Don’t Be Afraid: Phantom Cell Phone Buzzes Are A Real Thing


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Ted Goodman Contributor
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A new study backs up increasingly available data that humans are falling victim to phantom vibration syndrome system at a shockingly high rate.

Over 80 percent of college students experienced the phenomenon of thinking that their mobile phone was ringing or vibrating, according to a study by researchers at the University of Michigan. This phenomenon, known as “phantom vibration (or ringing) syndrome,” is receiving increased attention from researchers as Americans become so attached to their smartphones.

The researchers, Daniel J. Kruger and Jaikob M. Djerf, administered an online survey to 766 college students, measuring their level of psychological cellphone dependency against their frequency of experiencing phantom phone vibrations, notifications or ringing.

The study found that those who scored higher on the cellphone dependency chart, had more frequent phantom phone experiences. 77 percent of the respondents said that they have experienced phantom vibrations, while 37 percent had a phantom ringing experience.

Kruger and Djerf asked students if they used their phones to make themselves feel better, if they became irritable when they couldn’t use their phone and if they though about using their phone when there weren’t on it to determine their levels of dependency. Women were found to be more dependent on their phones than men.

The study provided additional insight on human interaction with social technology in an emerging scientific field.

The results indicated that those with a greater psychological dependency on cell phone communications experience hyper-sensitization to stimuli similar to those indicating cell phone communications. The human mind, in turn, may hallucinate these sensations.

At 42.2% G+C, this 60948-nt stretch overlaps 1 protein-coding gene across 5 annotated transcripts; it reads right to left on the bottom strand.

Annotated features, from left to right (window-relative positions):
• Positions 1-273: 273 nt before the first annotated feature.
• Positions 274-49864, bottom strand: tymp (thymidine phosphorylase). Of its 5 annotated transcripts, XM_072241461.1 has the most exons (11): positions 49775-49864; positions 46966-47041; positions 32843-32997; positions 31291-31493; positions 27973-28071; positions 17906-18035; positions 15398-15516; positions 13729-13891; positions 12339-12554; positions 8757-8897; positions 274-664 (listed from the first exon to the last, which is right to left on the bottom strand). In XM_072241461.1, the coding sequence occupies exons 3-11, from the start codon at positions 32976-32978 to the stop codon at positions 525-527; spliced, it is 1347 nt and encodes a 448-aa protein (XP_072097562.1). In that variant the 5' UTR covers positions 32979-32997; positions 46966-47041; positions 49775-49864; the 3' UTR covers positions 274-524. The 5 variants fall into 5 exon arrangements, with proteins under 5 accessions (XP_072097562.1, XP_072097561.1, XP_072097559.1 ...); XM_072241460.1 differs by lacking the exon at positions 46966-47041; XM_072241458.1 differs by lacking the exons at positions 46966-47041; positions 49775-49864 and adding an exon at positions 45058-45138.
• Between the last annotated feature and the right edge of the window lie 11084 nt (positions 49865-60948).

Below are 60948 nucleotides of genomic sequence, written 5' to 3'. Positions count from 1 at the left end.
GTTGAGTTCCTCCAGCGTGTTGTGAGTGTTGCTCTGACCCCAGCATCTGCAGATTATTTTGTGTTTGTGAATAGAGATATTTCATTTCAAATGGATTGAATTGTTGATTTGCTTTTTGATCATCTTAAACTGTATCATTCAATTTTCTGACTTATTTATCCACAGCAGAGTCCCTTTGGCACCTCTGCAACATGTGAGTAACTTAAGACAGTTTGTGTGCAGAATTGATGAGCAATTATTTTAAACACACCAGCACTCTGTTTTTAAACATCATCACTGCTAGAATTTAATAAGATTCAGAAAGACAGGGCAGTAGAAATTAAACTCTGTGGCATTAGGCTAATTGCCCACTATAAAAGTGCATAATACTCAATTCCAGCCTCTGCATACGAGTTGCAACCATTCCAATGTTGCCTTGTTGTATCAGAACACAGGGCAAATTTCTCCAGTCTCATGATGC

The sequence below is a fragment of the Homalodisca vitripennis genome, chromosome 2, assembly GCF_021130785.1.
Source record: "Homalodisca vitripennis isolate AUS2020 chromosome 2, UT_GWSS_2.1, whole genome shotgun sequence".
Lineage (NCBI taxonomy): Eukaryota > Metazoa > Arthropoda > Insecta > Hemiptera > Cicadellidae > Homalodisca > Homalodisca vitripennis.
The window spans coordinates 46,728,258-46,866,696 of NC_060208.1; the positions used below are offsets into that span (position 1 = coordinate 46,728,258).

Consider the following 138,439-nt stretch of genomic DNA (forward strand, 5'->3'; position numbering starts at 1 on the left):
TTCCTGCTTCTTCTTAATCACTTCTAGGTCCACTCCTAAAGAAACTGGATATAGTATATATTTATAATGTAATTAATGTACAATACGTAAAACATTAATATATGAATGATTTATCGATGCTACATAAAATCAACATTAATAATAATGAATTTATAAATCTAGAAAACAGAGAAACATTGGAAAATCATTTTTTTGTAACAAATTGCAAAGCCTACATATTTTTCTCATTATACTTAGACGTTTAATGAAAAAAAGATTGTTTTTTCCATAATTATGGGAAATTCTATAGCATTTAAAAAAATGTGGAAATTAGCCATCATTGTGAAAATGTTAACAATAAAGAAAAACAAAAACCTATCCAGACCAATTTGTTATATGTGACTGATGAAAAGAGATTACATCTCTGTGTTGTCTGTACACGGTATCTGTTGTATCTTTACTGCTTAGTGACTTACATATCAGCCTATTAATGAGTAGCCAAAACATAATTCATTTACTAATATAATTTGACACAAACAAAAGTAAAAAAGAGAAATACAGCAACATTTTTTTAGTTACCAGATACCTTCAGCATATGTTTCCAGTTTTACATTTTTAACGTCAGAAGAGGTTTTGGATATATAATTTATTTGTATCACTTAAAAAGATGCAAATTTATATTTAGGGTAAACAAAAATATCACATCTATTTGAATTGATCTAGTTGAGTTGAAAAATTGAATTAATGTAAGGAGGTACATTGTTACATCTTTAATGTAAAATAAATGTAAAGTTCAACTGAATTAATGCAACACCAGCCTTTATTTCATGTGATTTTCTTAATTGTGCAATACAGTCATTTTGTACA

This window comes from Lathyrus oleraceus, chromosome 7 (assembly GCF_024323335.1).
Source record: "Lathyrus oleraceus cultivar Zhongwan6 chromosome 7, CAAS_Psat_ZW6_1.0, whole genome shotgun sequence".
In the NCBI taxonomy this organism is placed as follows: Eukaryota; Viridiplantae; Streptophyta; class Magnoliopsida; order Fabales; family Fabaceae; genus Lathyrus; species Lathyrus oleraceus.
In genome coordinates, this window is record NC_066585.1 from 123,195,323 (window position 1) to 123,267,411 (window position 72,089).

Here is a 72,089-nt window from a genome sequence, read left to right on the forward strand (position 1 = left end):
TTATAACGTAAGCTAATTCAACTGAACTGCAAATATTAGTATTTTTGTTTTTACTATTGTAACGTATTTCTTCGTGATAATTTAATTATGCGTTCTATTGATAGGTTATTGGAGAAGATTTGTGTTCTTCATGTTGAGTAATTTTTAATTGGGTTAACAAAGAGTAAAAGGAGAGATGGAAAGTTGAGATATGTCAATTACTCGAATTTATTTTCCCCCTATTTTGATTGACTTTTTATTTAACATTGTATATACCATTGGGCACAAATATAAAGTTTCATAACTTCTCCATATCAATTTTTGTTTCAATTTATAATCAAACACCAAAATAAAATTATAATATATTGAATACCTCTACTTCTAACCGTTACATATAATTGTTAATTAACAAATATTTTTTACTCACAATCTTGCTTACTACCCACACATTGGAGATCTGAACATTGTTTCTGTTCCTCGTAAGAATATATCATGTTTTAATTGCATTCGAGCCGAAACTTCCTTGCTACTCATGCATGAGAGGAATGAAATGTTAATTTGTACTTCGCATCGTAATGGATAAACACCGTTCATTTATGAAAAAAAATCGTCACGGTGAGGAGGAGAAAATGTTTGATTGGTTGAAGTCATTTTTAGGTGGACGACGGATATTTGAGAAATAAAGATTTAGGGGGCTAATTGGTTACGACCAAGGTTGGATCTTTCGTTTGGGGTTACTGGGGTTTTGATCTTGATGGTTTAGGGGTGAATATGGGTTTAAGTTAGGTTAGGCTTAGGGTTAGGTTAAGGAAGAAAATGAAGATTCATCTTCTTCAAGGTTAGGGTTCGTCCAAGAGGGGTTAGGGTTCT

“Most people consider phantom buzzing and ringing a minor nuisance, and only a few try to do anything to fix it,” Kruger told The Daily Caller News Foundation. “Frequent phantom experiences are more of a sign of something potentially more problematic, our psychological dependencies on cell phones,” Kruger asserted to TheDCNF.

Previous studies have shown similar numbers.  A 2010 study of 169 hospital workers in 2010 found that 70 percent of the workers experienced the phantom vibration syndrome, and that was seven years ago when smart phone usage was still far from peak use.

A similar college survey found that 40 percent of college students experience a phantom vibration at least once a week.

Experts say there are ways to combat the phenomenon, though it is unclear if millennials would find the ideas particularly helpful. One idea is to go on a “phone fast” which would be a period of time where the phone is not used. Another idea is to turn off the vibrator feature, or to refrain from keeping the phone on one’s physical body.

Psychiatric experts have refrained from including excessive cellphone use as an addiction, refusing to include it in the latest update to the American Psychiatric Association’s guide for classifying and diagnosing mental disorders.

Cell phone manufacturers and phone service providers insist that the problem is not related to the technology, but rather, it is a result of human error.

“We have to make sure that we do not lose the skills of normal (non-virtual) social interaction, or lose our sense of community, when everyone is effectively isolated from others in their own virtual social world,” Kruger warned.

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